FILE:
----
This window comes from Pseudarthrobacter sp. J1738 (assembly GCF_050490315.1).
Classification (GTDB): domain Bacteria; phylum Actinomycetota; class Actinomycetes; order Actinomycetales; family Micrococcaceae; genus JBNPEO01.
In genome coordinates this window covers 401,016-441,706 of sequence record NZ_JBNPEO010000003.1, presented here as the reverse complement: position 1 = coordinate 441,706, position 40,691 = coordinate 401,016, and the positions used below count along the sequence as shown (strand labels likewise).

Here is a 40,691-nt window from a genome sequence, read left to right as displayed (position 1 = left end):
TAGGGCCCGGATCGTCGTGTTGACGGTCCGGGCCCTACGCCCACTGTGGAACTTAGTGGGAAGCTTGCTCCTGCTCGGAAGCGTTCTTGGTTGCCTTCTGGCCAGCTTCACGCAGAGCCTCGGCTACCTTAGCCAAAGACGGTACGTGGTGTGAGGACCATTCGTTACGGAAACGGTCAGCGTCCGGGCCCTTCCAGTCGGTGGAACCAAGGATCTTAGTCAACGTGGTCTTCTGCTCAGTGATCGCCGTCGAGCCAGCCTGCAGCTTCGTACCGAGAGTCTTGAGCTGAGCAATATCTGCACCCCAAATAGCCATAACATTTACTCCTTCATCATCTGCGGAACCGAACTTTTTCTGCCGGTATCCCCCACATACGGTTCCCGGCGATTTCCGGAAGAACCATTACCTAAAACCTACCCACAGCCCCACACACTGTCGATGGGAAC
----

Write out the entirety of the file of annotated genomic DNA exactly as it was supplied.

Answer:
This window comes from Pseudarthrobacter sp. J1738 (assembly GCF_050490315.1).
Classification (GTDB): domain Bacteria; phylum Actinomycetota; class Actinomycetes; order Actinomycetales; family Micrococcaceae; genus JBNPEO01.
In genome coordinates this window covers 401,016-441,706 of sequence record NZ_JBNPEO010000003.1, presented here as the reverse complement: position 1 = coordinate 441,706, position 40,691 = coordinate 401,016, and the positions used below count along the sequence as shown (strand labels likewise).

Here is a 40,691-nt window from a genome sequence, read left to right as displayed (position 1 = left end):
TAGGGCCCGGATCGTCGTGTTGACGGTCCGGGCCCTACGCCCACTGTGGAACTTAGTGGGAAGCTTGCTCCTGCTCGGAAGCGTTCTTGGTTGCCTTCTGGCCAGCTTCACGCAGAGCCTCGGCTACCTTAGCCAAAGACGGTACGTGGTGTGAGGACCATTCGTTACGGAAACGGTCAGCGTCCGGGCCCTTCCAGTCGGTGGAACCAAGGATCTTAGTCAACGTGGTCTTCTGCTCAGTGATCGCCGTCGAGCCAGCCTGCAGCTTCGTACCGAGAGTCTTGAGCTGAGCAATATCTGCACCCCAAATAGCCATAACATTTACTCCTTCATCATCTGCGGAACCGAACTTTTTCTGCCGGTATCCCCCACATACGGTTCCCGGCGATTTCCGGAAGAACCATTACCTAAAACCTACCCACAGCCCCACACACTGTCGATGGGAAC